treatment of malaria. Focused group discussions held with the herbalists supplemented the interview and questionnaire survey. Twenty-seven species of plants in 24 genera distributed in 20 families were reported to be used in this region for the treatment of malaria. Labiatae, Rutaceae and Liliaceae families had each eleven percent of the plant species reported and represented the species that are most commonly used. Thirteen plant species, namely; Aloe deserti Berger (Liliaceae), Launea cornuta (Oliv and Hiern) C. Jeffrey (Compositae), Ocimum bacilicum L. (Labiatae), Teclea simplicifolia (Eng) Verdoon (Rutaceae), Gerranthus lobatus (Cogn.) Jeffrey (Cucurbitaceae), Grewia hexaminta Burret. (Tiliaceae), Canthium glaucum Hiern. (Rubiaceae), Amaranthus hybridus L. (Amaranthaceae), Combretum padoides Engl and Diels (Combretaceae), Senecio syringitolius O. Hoffman. (Compositae), Ocimum suave Willd (Labiatae), Aloe macrosiphon Bak. (Liliaceae) and Laudolphia buchananii (Hall.f) Stapf. (Apocynaceae) are documented from this region for the first time for the treatment of malaria. These results become a basis for selection of plants for further pharmacological, toxicological and phytochemical studies in developing new plant based antimalarial drugs.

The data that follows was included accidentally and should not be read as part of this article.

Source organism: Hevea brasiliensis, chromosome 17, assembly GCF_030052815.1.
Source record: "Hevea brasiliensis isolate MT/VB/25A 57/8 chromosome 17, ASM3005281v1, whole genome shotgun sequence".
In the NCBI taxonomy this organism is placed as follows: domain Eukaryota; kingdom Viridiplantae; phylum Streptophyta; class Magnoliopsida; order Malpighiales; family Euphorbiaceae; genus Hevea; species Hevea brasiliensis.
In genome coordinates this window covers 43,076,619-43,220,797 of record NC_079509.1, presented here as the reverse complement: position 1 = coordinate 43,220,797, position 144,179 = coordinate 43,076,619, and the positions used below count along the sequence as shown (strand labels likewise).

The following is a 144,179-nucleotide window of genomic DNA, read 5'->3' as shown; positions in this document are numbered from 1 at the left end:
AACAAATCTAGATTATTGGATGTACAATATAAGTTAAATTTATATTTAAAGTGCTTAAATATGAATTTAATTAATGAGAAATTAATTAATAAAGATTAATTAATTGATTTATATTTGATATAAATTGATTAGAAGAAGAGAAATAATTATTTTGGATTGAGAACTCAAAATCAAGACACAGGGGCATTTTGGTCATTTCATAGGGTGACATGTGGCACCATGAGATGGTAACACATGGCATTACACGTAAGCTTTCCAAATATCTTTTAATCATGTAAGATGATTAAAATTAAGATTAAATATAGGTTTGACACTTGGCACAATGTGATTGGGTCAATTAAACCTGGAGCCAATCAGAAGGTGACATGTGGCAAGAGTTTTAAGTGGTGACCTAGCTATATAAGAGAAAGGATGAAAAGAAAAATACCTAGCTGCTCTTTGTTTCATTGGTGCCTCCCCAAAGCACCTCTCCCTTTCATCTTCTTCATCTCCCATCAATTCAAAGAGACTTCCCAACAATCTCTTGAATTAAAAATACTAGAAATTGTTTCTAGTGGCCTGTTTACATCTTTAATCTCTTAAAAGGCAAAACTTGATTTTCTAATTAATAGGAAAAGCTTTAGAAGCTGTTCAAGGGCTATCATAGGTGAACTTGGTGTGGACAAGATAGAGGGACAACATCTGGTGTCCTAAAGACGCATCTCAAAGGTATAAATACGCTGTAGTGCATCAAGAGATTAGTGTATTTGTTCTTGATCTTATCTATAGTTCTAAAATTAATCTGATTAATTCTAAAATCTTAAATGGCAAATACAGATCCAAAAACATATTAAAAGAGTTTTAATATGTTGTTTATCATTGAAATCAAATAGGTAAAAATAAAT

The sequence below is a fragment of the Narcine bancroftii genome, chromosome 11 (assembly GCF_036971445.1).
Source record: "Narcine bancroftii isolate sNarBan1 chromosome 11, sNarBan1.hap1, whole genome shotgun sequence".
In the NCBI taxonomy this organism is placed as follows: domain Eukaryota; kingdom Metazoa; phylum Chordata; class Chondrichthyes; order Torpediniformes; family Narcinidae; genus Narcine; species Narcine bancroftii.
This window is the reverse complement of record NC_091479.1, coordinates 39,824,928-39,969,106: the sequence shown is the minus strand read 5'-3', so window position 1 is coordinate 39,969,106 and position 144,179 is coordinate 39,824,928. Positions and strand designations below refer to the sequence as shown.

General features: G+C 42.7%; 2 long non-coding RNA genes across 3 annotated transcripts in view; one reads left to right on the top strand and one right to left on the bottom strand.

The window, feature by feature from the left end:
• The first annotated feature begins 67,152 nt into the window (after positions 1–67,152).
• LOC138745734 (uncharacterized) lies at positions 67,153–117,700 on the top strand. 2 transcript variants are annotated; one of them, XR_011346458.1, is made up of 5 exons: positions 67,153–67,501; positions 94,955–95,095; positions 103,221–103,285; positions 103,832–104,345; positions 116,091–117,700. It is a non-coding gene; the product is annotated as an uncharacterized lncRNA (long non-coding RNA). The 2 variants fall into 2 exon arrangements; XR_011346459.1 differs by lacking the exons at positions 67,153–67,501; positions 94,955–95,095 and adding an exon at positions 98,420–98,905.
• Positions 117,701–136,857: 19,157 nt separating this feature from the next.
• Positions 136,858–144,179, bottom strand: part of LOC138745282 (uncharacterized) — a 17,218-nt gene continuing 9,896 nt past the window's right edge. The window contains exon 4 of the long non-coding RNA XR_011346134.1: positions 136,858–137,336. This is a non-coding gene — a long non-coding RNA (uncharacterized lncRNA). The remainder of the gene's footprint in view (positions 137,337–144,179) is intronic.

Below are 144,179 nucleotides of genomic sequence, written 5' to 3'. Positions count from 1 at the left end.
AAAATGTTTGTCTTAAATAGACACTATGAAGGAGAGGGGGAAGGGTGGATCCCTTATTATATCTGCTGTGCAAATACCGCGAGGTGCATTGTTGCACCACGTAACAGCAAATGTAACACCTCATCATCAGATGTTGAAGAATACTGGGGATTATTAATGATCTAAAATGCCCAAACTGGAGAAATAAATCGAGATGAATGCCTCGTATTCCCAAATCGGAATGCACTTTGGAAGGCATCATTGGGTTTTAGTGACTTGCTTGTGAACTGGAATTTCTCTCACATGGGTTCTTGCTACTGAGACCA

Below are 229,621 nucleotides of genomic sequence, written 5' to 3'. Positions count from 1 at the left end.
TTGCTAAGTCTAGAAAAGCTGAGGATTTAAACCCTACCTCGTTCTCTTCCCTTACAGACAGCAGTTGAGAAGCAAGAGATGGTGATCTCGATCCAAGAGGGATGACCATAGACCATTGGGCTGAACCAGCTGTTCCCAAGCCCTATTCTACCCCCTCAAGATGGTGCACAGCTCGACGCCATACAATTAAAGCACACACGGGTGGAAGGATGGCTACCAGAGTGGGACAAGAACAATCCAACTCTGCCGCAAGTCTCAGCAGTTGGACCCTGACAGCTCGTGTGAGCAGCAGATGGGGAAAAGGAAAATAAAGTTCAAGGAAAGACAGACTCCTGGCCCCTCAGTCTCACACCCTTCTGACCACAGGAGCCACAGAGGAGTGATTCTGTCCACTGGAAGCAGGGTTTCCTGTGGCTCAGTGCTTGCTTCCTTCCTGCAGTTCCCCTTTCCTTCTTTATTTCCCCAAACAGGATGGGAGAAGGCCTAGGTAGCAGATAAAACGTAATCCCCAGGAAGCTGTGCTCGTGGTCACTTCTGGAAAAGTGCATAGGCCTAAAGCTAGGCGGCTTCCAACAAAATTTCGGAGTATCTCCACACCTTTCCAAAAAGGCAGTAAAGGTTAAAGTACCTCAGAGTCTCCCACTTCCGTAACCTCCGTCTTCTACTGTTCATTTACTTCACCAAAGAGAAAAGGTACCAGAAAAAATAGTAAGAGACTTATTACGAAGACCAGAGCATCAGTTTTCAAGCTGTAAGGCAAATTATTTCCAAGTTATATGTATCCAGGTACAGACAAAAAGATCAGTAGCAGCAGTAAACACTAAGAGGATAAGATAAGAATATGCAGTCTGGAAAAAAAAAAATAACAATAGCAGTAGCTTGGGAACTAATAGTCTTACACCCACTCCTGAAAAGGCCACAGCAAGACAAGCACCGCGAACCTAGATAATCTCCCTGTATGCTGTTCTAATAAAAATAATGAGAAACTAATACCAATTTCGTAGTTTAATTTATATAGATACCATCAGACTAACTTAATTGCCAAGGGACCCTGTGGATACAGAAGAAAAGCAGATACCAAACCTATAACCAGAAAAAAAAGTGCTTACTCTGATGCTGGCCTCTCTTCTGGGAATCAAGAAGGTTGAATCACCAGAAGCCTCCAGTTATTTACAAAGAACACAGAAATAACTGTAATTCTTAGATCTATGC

Copyright (c) 2010 Elsevier Ireland Ltd. All rights reserved.
PMID: 20096761
[PubMed - indexed for MEDLINE]

Nguta JM, Mbaria JM, Gakuya DW, Gathumbi PK, Kiama SG. "Antimalarial Remedies of Musambweni, Kenya." Journal of Ethnopharmacology. 2010;128 :424-432.